Preakness Stakes Trying To Bring The Party Back To The Infield | WAMU 88.5 - American University Radio

: News

Filed Under:

Preakness Stakes Trying To Bring The Party Back To The Infield

Play associated audio

By Meymo Lyons

The Preakness Stakes has been a Maryland tradition for 136 years, but something was missing in 2009--tens of thousands of spectators, who stayed home after their beer coolers were banned.

Organizers of the Preakness Stakes are trying to bring the party back to the infield. Infield ticket sales for the second leg of the Triple Crown dipped 31 percent last year after organizers banned spectators from bringing their own beer.

This year, infield admission has dropped by $10, to $40. And revelers can drink unlimited beer if they buy a 16-ounce mug for $20.

Organizers have also booked younger-skewing musical acts O.A.R. and the Zac Brown Band.

The Maryland Jockey Club has launched a racy marketing campaign, to mixed reviews, with the slogan - "Get Your Preak On" - a take off on a suggestive hip hop song by Missy Elliot.

The Jockey Club says so far ticket sales are just shy of 2008's numbers.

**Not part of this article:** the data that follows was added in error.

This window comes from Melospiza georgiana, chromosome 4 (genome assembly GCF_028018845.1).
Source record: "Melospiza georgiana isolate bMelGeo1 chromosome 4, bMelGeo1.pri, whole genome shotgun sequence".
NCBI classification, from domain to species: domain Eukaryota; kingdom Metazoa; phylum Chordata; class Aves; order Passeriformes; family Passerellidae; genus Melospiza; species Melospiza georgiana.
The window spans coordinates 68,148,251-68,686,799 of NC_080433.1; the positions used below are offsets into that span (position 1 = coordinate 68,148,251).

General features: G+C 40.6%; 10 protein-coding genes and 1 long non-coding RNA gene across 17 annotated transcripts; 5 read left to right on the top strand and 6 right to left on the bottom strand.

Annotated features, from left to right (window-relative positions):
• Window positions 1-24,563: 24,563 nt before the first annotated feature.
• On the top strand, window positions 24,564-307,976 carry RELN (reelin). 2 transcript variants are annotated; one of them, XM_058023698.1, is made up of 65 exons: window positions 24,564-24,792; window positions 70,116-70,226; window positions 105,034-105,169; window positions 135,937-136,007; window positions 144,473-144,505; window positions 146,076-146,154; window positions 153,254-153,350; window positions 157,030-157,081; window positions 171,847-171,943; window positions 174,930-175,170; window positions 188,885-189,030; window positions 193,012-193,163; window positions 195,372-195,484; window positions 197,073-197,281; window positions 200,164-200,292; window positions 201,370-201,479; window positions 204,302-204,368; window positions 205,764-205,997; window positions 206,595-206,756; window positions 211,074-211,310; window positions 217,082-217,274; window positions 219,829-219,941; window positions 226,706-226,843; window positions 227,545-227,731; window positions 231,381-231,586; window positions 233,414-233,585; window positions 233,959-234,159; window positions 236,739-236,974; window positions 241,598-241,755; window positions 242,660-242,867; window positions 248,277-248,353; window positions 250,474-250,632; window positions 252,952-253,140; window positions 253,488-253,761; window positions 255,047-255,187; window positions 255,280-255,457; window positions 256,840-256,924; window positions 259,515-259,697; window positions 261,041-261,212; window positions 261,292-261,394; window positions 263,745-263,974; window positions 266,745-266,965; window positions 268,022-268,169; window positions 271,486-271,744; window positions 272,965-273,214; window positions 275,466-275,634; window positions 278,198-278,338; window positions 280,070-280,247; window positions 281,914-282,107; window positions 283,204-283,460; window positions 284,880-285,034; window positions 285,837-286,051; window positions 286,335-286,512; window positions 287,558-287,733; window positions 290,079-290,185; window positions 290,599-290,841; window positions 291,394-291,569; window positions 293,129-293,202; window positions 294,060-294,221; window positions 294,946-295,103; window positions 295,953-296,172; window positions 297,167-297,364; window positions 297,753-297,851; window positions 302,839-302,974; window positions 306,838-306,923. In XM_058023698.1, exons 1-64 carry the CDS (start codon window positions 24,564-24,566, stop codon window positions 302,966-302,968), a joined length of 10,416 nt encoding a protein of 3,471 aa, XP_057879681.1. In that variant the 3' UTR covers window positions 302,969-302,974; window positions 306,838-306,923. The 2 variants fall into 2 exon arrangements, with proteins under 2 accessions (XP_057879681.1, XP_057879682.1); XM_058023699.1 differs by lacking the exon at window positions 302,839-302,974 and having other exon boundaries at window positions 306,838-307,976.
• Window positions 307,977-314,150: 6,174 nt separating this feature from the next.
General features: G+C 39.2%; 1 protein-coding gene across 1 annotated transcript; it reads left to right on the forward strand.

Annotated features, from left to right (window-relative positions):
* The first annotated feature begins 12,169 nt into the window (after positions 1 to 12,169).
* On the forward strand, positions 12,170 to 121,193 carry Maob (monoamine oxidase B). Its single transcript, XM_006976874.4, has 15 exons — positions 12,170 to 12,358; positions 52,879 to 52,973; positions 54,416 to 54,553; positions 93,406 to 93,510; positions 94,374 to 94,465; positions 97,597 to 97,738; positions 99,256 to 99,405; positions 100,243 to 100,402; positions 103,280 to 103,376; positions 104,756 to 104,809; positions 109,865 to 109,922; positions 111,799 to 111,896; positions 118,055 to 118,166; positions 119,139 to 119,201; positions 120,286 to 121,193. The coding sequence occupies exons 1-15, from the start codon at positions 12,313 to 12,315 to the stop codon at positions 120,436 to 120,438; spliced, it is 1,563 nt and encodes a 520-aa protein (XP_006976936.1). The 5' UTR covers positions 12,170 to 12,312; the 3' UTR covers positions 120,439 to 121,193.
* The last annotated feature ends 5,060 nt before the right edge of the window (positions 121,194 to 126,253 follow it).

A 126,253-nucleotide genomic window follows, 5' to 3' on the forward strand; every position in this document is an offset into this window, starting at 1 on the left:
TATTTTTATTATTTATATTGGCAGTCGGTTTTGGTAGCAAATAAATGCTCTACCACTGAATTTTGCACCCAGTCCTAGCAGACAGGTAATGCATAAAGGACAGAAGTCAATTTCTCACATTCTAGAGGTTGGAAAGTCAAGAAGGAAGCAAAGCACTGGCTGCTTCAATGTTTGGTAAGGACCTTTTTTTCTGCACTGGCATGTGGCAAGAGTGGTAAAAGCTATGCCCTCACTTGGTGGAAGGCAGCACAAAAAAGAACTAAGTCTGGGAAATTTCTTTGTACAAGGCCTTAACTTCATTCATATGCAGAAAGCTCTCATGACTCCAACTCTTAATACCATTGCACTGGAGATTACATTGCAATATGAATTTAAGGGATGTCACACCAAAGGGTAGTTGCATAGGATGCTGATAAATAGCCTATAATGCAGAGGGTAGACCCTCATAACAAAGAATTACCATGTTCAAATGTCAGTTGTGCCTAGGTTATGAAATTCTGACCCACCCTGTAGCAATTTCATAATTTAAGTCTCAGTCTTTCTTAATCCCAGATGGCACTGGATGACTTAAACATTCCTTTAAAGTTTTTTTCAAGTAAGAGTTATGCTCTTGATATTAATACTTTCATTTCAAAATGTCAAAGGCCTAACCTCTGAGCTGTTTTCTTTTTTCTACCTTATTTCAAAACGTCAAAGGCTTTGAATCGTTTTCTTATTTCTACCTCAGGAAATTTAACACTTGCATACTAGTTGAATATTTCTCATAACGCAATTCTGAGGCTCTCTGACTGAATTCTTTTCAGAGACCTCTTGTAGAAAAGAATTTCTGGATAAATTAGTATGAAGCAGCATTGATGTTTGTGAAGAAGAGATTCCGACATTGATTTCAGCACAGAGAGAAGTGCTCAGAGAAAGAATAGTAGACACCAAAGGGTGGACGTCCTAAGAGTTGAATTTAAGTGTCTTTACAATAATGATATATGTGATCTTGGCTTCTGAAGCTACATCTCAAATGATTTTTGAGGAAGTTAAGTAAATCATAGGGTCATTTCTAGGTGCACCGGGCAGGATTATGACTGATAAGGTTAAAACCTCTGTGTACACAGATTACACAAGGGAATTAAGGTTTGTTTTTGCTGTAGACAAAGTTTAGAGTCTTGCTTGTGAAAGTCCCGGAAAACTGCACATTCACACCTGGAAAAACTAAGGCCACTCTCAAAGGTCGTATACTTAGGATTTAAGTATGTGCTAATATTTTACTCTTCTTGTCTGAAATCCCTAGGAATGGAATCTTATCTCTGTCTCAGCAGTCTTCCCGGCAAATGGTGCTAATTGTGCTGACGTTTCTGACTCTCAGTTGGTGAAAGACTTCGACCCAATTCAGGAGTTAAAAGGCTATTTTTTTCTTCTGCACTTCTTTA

The Preakness is the largest single-day sporting event in Maryland, exceeding 100,000 people in the last eight out of ten years.

NPR

For More Local Turkeys To Hit Holiday Tables, You Need An Abattoir

Demand for locally raised birds is growing faster than small farms can keep pace with. One New England farmer is making a bold move to get more gobblers to the table.
NPR

Thanksgiving Recipes From 'Morning Edition' Listeners

'Morning Edition' listeners submitted their favorite — and, often, simplest — holiday recipes, via Twitter. We've compiled some of our favorites.
NPR

Obama: 'No Sympathy' For Those Destroying Ferguson

Saying he understands the frustrations of people who feel they're not treated fairly under the law, President Obama also said, "I have no sympathy at all for destroying your own communities."
NPR

Is Digital Learning More Cost-Effective? Maybe Not

Digital learning initiatives are spreading to schools across the country, but new research raises doubts about how well they work.

Leave a Comment

Help keep the conversation civil. Please refer to our Terms of Use and Code of Conduct before posting your comments.